Abstract and Keywords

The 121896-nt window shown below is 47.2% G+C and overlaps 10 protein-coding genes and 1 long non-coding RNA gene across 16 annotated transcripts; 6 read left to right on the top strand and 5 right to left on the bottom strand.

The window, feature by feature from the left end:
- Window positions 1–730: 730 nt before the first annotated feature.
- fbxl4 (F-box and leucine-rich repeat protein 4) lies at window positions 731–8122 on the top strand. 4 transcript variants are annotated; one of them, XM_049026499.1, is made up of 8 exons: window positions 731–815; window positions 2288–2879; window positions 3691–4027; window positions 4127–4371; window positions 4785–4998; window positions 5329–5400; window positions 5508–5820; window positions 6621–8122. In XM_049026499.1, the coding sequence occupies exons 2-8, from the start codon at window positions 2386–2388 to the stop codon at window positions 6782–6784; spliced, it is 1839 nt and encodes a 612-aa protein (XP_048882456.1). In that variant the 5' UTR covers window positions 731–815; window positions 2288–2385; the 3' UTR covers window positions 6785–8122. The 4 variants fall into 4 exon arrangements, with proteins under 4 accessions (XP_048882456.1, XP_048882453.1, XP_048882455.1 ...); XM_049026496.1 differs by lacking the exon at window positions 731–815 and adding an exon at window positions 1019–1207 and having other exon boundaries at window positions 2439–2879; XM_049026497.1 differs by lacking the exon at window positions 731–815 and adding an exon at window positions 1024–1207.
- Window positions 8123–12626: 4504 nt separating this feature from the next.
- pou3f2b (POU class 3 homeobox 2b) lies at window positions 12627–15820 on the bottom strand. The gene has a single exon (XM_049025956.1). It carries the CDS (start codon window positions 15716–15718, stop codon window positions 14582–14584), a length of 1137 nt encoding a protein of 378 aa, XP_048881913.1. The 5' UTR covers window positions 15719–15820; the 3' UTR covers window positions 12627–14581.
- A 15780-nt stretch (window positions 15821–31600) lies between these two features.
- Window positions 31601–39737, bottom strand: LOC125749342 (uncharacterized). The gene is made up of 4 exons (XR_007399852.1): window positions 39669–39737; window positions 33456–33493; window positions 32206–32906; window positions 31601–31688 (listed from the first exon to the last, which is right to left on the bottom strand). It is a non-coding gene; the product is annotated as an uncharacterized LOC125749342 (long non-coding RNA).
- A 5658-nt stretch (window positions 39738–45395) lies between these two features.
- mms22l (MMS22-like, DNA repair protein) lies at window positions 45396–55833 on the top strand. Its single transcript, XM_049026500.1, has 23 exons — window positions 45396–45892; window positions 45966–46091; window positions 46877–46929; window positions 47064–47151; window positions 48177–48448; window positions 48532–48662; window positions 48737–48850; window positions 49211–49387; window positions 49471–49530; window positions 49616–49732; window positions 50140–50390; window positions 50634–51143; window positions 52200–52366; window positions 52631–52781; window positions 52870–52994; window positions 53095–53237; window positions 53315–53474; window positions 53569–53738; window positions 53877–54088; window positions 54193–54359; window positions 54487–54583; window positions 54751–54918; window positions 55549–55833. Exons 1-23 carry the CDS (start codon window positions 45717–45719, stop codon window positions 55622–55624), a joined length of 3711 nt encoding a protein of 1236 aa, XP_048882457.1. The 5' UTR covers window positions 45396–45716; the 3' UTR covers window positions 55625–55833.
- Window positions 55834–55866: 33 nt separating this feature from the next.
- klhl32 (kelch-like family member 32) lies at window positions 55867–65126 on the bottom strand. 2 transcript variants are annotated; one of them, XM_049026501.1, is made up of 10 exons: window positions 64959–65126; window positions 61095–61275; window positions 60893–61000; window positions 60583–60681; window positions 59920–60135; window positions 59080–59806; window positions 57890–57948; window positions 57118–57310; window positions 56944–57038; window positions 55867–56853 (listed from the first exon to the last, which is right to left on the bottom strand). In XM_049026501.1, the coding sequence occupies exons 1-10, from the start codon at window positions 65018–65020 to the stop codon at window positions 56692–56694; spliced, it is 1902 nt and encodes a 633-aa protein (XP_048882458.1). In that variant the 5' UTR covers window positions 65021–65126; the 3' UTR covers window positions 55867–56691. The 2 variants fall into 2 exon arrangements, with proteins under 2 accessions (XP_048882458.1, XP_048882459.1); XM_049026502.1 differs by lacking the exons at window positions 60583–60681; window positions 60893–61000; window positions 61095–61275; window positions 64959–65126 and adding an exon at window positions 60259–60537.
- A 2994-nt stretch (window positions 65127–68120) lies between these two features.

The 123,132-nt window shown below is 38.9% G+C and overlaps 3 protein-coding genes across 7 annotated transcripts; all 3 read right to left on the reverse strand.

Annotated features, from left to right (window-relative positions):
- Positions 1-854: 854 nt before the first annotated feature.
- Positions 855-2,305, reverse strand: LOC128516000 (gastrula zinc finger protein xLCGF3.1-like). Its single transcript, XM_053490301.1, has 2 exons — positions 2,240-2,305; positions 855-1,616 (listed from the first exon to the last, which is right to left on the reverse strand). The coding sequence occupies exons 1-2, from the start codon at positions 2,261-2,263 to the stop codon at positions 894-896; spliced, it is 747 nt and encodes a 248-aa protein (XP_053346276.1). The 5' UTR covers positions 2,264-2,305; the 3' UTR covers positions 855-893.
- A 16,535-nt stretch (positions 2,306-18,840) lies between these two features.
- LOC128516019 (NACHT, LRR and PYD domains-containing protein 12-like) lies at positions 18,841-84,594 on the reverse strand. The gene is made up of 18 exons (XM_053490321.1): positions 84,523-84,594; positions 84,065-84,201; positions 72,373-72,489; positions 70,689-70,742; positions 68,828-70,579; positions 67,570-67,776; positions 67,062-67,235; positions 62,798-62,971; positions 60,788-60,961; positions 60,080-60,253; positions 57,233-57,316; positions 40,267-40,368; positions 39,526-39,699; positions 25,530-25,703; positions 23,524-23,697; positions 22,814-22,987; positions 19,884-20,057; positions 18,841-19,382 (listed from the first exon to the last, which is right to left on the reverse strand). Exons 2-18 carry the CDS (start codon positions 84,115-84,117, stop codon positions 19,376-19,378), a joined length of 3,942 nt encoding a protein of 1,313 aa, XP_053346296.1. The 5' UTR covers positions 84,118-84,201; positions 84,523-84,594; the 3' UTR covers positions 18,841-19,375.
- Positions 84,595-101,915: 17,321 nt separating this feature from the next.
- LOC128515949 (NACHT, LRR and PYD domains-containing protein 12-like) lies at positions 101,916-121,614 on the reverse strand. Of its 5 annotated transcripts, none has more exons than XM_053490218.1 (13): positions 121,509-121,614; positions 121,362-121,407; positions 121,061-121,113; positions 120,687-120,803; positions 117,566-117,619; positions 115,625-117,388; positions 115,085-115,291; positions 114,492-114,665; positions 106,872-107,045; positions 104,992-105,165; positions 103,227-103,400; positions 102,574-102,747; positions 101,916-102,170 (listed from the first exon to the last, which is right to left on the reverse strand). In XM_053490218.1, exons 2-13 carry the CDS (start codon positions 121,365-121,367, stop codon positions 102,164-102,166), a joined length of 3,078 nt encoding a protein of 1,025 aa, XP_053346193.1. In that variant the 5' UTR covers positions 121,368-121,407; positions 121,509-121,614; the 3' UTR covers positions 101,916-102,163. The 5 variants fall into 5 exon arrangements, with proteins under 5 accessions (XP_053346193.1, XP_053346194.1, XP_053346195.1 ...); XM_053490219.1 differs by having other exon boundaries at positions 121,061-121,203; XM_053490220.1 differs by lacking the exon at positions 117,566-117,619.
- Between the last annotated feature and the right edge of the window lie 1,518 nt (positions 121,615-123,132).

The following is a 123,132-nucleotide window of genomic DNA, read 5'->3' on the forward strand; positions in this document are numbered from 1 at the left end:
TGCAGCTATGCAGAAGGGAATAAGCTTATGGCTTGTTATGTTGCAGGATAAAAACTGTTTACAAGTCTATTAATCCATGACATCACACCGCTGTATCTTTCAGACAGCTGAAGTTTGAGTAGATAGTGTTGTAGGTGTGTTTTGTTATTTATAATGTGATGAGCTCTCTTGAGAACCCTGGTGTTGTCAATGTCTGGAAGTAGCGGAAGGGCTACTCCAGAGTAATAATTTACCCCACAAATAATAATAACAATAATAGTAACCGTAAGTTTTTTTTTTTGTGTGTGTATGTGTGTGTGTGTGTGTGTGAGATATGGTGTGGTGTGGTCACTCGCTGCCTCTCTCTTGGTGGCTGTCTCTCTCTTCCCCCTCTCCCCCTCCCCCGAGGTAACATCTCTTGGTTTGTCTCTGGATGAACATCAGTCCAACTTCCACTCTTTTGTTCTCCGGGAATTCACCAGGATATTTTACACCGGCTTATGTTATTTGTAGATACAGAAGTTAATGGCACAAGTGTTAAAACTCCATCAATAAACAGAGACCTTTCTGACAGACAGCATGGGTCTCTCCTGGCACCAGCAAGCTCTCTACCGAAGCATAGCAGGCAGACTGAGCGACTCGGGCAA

Hegel wrote in The Science of Logic that the deduction of the concept of science was accomplished at the end of the Phenomenology of Spirit in ‘Absolute Knowledge.’ This chapter links the deduction claim to the metaphor of a ladder to science that Hegel discusses in the Phenomenology Preface, and to the sublation of the form of objectivity that is the focus of ‘Absolute Knowledge.’ It argues that this reconciliation of self-consciousness with objectivity coincides with the task of unifying the theoretical and practical domains. Once one appreciates that Hegel’s goal is such a unification, one can see why he holds that the agent of conscience is already quite close to possessing absolute knowledge. The agent’s knowledge in deliberation, together with the agent’s relation to other agents in the process of recognizing action on conscience, has the same conceptual form as the complete theoretical object, the expanded version of the Concept, or inferential objectivity.
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